Virginia is known for its rich history and traditions. Those roots stretch back to the founding of our county. For many residents, the Commonwealth’s past is a source of pride even as Virginia continues to grow, modernize and evolve. It is important to remember that some of Virginia’s laws have not evolved as quickly as our modern way of life. One such example is the law that pertains to dog bites.
Historically, most Virginia dogs lived outside, roaming the streets unrestrained and with abandon. Even today, there is no state-wide requirement that dogs be held inside a fenced yard or restrained on a leash while outside. Instead, the legislature has empowered each of Virginia’s localities with the discretion to implement individual restrictions for dogs running at large.
Virginia also adheres to the “one bite rule,” a doctrine which dates back to pre-colonial England. Under the “one bite rule,” a dog owner is not legally responsible to pay for damages resulting from their animal’s first bite or attack, no matter how much harm the bite inflicts. The rationale behind this law is that the dog owner has no notice that their animal is dangerous. Accordingly, the owner is not negligent for failing to restrain their animal prior to the first attack.
Many people believe that the breed of animal is dispositive when evaluating a potential dog bite claim. Over time, Pitt Bulls, German Shepherds, Dobermans and Rottweilers have developed a reputation for ferocity. No one is surprised when they hear about an attack involving these breeds. The “one bite rule” is not breed specific. It applies to every type of dog in the Commonwealth.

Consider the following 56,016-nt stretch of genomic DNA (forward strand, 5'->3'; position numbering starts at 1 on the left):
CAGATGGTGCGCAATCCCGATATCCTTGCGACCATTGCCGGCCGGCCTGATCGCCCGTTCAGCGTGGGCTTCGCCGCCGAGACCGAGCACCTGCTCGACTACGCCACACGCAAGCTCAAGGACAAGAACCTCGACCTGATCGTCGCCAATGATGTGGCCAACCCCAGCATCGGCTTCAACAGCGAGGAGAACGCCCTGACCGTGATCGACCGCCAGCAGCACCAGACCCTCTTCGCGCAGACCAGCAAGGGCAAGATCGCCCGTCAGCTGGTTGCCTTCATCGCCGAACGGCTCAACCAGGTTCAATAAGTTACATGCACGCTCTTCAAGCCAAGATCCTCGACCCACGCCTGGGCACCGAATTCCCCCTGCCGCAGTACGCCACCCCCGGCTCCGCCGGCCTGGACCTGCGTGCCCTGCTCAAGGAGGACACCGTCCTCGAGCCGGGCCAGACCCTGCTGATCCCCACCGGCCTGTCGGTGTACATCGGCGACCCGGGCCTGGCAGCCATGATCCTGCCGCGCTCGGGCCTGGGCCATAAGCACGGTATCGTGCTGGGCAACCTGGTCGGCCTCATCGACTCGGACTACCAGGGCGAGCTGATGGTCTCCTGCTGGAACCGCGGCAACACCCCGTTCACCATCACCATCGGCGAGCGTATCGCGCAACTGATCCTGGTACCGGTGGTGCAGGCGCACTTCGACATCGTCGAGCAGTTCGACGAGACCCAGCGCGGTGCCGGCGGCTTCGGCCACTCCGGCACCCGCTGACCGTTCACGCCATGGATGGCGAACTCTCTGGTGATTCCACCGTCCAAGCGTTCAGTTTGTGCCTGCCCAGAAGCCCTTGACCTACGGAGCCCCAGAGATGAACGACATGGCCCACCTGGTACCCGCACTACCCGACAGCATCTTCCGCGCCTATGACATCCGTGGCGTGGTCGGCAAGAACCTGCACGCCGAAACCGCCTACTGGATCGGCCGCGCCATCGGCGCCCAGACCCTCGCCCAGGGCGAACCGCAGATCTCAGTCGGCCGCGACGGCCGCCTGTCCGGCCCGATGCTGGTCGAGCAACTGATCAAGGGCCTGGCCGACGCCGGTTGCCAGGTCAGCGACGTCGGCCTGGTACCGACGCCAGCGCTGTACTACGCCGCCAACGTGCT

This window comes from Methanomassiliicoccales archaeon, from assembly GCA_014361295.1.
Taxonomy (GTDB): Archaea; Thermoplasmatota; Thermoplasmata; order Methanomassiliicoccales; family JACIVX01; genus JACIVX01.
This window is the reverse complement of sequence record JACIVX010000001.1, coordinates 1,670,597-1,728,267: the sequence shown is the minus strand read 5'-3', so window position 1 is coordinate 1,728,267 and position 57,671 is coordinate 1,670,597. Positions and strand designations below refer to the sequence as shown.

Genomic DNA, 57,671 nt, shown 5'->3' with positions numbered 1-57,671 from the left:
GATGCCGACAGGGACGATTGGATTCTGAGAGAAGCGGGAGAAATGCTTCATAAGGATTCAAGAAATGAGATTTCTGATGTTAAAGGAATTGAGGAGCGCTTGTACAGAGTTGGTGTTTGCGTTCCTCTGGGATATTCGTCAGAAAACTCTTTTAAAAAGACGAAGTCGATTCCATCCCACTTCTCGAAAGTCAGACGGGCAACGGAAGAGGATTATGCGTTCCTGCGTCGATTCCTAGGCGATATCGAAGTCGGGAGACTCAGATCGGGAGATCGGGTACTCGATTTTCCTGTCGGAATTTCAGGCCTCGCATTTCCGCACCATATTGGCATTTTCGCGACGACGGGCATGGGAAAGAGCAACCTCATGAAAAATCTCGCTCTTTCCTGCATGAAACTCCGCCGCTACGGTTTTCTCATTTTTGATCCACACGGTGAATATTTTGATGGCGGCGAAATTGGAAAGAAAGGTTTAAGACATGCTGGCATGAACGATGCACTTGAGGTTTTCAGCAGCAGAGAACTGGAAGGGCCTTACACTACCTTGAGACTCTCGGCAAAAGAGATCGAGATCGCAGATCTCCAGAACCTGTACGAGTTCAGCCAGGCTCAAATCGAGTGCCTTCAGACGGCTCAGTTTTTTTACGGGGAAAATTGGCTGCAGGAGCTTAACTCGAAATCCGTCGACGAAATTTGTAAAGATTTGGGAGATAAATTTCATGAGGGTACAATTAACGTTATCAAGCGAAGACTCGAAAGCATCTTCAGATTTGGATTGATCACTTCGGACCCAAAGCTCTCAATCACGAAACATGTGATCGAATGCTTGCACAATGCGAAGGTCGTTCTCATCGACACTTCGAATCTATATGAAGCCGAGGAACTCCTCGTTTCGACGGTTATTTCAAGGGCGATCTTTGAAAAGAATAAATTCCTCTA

Other people believe that the extent of the injury determines whether a claim will succeed. Tragically, we often hear about young children or even adults suffering terrible injuries when dogs attack. Unfortunately, the nature of the injury is also irrelevant to the one bite determination. An analysis as to whether the dog owner was negligent – whether they had notice that their dog was dangerous – always comes before damages are evaluated.
Although Virginia’s dog bite laws may appear antiquated, they do not preclude every person injured from a dog bite from obtaining a civil recovery for their damages. If the locality in which the dog bite occurred has enacted a leash or restraint law, a violation of that requirement may permit recovery even on the first bite. Many localities, apartment complexes and public areas also have restrictions against ownership or possession of certain dog breeds. If the attack violates these requirements, recovery may also be possible. Even if a previous attack was not reported to authorities, thorough investigation may reveal that the owner knew the dog was dangerous.
If you or someone you know is injured by a dog in Virginia it is very important to examine the specific facts, circumstances, local ordinances and restrictions that apply. The experienced personal injury attorneys of Allen and Allen regularly deal with dog bite cases and are happy to provide a free consultation to determine whether recovery for a person injured by a dog bite can be obtained. In Virginia these claims are often more complicated than people might imagine.
 See Virginia Code § 3.2-6538 available online at: http://www.lawserver.com/law/state/virginia/va-code/virginia_code_3-2-6538 .